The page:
The MBTA’s proposed budget cuts have sparked an outcry from passengers and political leaders who say scaling back public transit will have both immediate and longer-term ramifications, hindering frontline workers while undercutting the region’s post-pandemic economic gains.
“I think the big problem is that these cuts are going to hurt the recovery as we think about moving forward," said Boston Mayor Martin J. Walsh. “And right now, these cuts are going to hurt the essential and frontline workers.” The two issues, he said, are of “equal” concern.
Walsh is part of a chorus of opposition to the Massachusetts Bay Transportation Authority’s cash-saving plan that has emerged in recent days. Transit officials say the cutbacks are necessary to balance a budget thrown into deficit by collapsing revenue and are designed to minimize disruptions to riders on the busiest parts of the system.
But critics have said the cuts are shortsighted. At a rally near Mission Hill last week, Congresswoman Ayanna Pressley decried the federal and state governments for “failing” T riders, while Hull town manager Philip Lemnios has called on the agency to raise fares rather than eliminate ferry service.
“I think they ought to be doing everything they can to make sure people can move in and around the Boston area, because that’s their primary function,” Lemnios said.
The MBTA’s proposal, unveiled last week, would reduce bus and train frequencies across most of the system, while ending service on the commuter rail after 9 p.m., eliminating weekend commuter rail trips, shuttering the ferry system, and shortening certain routes. The cuts would take effect next year, mostly between spring and summer.
The MBTA stressed that the plan is not final and noted that the agency is holding more than a dozen hearings about the reductions before its oversight board votes on the plan in December.
“The MBTA is carrying out a comprehensive outreach process as it wants public feedback and will take it seriously,” general manager Steve Poftak said in a statement.
Under the proposal, officials expect to save about $128 million next fiscal year, marking one of several measures to plug a budget gap that could exceed $575 million as the agency reels from a massive decline in fare revenue during the pandemic.
Transit agencies and advocates have called on Congress to help stave off cuts, but negotiations on a coronavirus relief bill have stalled.
Walsh suggested Massachusetts lawmakers dip into the state’s rainy day fund to avoid some cuts. The House of Representatives last week passed a budget plan for the ongoing fiscal year that did not increase MBTA funding in order to close its deficit. The Senate budget up for debate this week does not either, though a proposed amendment would increase MBTA funding by about $300 million.
Although MBTA officials have described the cuts as a “last resort,” they have also said they may move forward with many of the changes even if a federal or state funding package is approved. The cuts are justified in part by the low number of riders using most of the system, they said.
But those riders depend on the system and may struggle to get around if service is cut, said Brockton Mayor Robert Sullivan.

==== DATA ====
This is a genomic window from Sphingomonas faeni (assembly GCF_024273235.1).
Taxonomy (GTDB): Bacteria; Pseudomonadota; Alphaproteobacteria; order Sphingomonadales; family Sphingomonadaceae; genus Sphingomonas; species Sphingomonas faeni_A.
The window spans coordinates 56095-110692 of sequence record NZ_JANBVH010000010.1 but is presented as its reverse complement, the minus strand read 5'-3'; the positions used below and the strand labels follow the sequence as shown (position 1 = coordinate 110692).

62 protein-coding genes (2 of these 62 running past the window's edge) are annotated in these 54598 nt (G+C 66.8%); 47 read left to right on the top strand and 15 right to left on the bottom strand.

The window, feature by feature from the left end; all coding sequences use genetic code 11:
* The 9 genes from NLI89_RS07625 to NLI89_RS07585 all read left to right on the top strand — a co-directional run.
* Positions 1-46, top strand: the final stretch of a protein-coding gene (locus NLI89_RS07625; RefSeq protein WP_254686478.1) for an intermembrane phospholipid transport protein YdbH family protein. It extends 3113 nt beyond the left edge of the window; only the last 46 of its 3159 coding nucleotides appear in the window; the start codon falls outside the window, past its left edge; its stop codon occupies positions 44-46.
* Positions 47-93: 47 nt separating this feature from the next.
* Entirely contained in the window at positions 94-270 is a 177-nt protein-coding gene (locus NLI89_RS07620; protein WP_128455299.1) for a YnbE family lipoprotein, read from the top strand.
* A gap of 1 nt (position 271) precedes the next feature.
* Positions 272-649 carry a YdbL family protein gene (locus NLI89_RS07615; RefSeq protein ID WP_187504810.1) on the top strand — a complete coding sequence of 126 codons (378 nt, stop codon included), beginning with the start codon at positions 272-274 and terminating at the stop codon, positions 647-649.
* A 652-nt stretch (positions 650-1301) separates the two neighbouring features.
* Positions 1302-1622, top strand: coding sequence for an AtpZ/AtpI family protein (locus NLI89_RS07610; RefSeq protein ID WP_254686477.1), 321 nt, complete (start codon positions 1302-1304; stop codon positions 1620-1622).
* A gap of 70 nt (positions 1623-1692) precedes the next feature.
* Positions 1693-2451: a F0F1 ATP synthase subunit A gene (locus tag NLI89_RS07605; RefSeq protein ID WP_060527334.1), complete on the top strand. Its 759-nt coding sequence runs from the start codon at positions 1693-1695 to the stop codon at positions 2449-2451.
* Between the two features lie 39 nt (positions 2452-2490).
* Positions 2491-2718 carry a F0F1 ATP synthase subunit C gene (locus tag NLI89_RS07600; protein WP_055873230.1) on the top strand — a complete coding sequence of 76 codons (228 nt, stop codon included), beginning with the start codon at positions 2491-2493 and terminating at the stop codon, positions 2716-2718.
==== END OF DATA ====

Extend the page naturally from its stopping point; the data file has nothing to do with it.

“Some work late shifts or early morning shifts,” Sullivan said. The city’s commuter rail stations "are not being as used as much during the pandemic, I recognize that, but there are going to be many workers who can’t find reliable transit to get into their jobs.”
Willie Faye Clay, 63, lives near the Heath Street Green Line stop at the border of Jamaica Plain and Mission Hill. The MBTA’s plan to end the Green Line five stops earlier at Brigham Circle, saving $2 million, will make it more difficult to run errands, she said.
“It’s not that many stops from Brigham Circle to Heath Street,” said Clay, who uses a wheelchair and says it’s harder to take the bus. “I think they should consider the impact of how it would affect people.”
Meanwhile, the timing of the cuts could backfire if a coronavirus vaccine becomes widely available and commuters begin returning to work in the spring or summer.
While work and travel habits may well be different in the pandemic’s aftermath, the end of the public health crisis would undoubtedly increase daily trips into and around Boston. Reduced transit service could also exacerbate Boston traffic, further hampering the economy and creating more fuel emissions.
“I’m already looking into it, because the writing is on the wall, but I’m looking into buying a car and paying for parking,” said Brenda Connors, who lives in Hull and has taken the ferry to her job as a dental assistant in Boston throughout the pandemic.
MBTA officials have said the eliminated services can resume as ridership and fare revenue rebound, but the agency’s own presentation materials say it could take up to two years to hire and train drivers to operate the restored trips. And officials have so far struggled to clearly explain how they’ll know it’s time to bring back closed services except by monitoring ridership on other parts of the system and public feedback over time.
“I wish there was an easier answer, so that we can say ‘if you do A, B, and C, we will be in a position where we will be bringing that particular route back,'" MBTA deputy general manager Jeff Gonneville said at a virtual public meeting last week, responding to a question from a rider. “Admittedly, this is something we are hearing a fair amount."